Over a new year drink, I discovered that one of our neighbours — at the bottom of whose garden we live, not vice versa — has a remarkable Oxford connection. Said neighbour, a Cambridge University Professor himself, grew up in Rawlinson Road, Oxford, the son of Alan Bullock: founding master of St Catherine's College and Oxford's first full-time Vice-Chancellor from 1969 to 1973. I hastened home to find Baron Bullock's name listed on a 1960 Oxford University Almanack that happens to hang, poster-size, on my wall.
St Catherine's College was founded in 1962, built on land acquired from my college, Merton. Not only was my faculty, English, at the head of Manor Road which leads to Catz, but Merton's Sports Ground is at St Catherine's — actually, in this instance, I will say vice versa — and various Merton houses are situated on Manor Road, en route to Oxford's youngest mixed college.
Alan Bullock, historian and writer, was appointed Censor of St Catherine's Society in 1952 and elevated to college status a decade later. He is credited with raising over £1 million towards the cost of the new college, a stupendous personal effort and no mean feat in the face of contemporaneous competition from Cambridge for its new Churchill College. All this encapsulated in the Almanack hanging on my wall: a document that at first glance appears to merely tabulate the University's notable names and dates and which, hitherto, merited wall space only for its gentle, mid-century pen and wash image of the Radcliffe Observatory.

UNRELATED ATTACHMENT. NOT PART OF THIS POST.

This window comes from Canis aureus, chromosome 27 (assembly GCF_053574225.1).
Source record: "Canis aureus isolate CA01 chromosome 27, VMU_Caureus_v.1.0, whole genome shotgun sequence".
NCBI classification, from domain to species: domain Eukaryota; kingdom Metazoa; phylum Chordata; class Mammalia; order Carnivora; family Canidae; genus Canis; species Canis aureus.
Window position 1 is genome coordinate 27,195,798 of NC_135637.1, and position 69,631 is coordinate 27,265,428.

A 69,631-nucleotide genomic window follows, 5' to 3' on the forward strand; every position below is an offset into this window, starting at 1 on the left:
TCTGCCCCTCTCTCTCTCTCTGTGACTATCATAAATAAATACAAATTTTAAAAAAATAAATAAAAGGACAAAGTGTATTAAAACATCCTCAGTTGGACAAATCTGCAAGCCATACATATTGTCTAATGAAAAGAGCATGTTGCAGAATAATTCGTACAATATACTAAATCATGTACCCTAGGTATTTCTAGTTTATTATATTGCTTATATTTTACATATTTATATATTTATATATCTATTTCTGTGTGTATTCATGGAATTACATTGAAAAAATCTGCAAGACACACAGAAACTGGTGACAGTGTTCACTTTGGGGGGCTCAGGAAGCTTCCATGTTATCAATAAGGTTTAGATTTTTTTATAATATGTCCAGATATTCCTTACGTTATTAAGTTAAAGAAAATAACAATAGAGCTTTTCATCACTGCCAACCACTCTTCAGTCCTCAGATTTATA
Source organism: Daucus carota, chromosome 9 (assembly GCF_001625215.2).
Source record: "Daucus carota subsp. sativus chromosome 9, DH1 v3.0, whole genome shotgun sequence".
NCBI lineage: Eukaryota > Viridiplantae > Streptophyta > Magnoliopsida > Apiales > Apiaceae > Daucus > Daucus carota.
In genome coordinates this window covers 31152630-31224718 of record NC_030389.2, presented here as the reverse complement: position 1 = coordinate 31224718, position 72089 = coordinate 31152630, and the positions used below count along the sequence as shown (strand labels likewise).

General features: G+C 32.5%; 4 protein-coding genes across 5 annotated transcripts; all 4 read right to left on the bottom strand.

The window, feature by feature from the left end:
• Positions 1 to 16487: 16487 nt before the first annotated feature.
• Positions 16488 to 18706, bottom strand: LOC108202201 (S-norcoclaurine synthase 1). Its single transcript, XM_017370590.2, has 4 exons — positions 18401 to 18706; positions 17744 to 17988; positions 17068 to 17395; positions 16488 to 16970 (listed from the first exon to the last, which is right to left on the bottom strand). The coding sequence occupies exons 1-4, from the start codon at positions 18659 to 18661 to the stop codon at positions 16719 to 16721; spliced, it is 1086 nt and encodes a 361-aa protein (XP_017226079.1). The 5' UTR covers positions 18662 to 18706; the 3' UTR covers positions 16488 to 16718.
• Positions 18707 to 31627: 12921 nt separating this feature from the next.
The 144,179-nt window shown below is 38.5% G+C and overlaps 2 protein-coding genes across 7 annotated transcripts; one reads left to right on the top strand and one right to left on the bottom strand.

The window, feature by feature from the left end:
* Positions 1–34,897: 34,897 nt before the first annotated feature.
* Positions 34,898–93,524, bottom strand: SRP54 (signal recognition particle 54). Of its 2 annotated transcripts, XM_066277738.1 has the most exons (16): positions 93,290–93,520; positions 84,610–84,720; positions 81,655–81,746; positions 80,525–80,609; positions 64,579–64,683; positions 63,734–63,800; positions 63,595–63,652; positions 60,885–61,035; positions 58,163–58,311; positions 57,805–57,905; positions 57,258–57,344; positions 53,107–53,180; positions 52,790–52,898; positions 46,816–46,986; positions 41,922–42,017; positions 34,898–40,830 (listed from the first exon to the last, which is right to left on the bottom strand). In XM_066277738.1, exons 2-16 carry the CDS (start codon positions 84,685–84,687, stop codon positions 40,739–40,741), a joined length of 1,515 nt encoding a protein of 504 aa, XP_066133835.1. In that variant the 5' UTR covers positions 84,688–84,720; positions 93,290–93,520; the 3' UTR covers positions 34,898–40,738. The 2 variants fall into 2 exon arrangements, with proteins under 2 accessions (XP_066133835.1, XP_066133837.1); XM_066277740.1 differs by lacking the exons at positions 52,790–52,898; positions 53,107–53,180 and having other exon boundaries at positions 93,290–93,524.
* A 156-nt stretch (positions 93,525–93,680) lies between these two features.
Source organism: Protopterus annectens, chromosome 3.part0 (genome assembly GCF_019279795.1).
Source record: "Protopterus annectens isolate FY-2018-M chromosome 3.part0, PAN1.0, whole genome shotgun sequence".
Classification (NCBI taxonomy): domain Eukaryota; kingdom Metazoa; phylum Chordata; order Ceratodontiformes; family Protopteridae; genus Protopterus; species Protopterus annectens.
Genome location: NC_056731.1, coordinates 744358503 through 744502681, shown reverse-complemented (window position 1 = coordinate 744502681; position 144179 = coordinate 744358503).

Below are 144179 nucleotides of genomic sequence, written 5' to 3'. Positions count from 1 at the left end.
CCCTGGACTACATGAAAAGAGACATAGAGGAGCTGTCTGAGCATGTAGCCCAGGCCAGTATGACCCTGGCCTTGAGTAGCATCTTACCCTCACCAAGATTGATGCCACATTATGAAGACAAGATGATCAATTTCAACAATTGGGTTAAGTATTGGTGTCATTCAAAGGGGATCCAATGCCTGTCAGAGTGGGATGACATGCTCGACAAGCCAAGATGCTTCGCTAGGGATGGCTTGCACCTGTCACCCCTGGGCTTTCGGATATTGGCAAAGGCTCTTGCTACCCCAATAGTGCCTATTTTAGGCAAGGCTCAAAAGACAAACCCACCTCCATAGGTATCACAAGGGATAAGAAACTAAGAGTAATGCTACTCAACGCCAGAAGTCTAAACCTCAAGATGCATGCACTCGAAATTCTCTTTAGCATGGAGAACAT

My husband and I happen to have three other Oxford Almanacks: mine, depicting Merton (1912); his showing Trinity (1902); and one which we bought from OUP's then shop on The High when our son was born, illustrating the Covered Market (1997). Unlike Cambridge, Oxford University has produced an almanack annually since 1676 — the one pictured here dates back to 1740 — setting out its dates, officers and heads of houses. Generously, the dates of Cambridge terms are included too.
A striking Oxford image, often specially commissioned artwork fills the top half of each one. Sadly for my pension fund, I don't own copies of the ones illustrated by J.W.M. Turner or John Piper, but I have renewed interest in those we do have, intrigued about the stories lying dormant in their lists of names and ceremonies. Who are today's Clerks of the Market? Why are the feast days of Saints Antony, Prisca, Fabian, Agnes and Vincent marked for January?
Lists seem to define each new year and I'm not keen on most: where to go, what not to eat, what objects to buy. They seem to suggest that previous years are inferior. Happily, and paradoxically, the Almanack's lists counter this effect. On them, the immediate future is described in names and traditions, many of which will come to define our pasts. It's a neat trick.
But now, the holidays are over and the making of lists complete; Monopoly has been put away, allowing tempers to cool and fiscal cliffs to be escaped. In fact, with the game's manufacturers currently polling to decide which of the playing pieces should be retired and with what it should be replaced, I wonder if there's room for an Oxbridge edition, alongside the existing Cambridge and Oxford ones. In the recent UK Here & Now version, Cambridge occupies a green worth £300 (Oxford Street in the original), just ahead of Oxford on a yellow at £260 (replacing Coventry Street). Both are mid-board winners, if you can build on them. A neat paradigm for the centrality of Oxbridge in the intellectual and economic life of the nation. As to potential playing pieces, there's something to consider on the cold, dark nights of January. Happy 2013!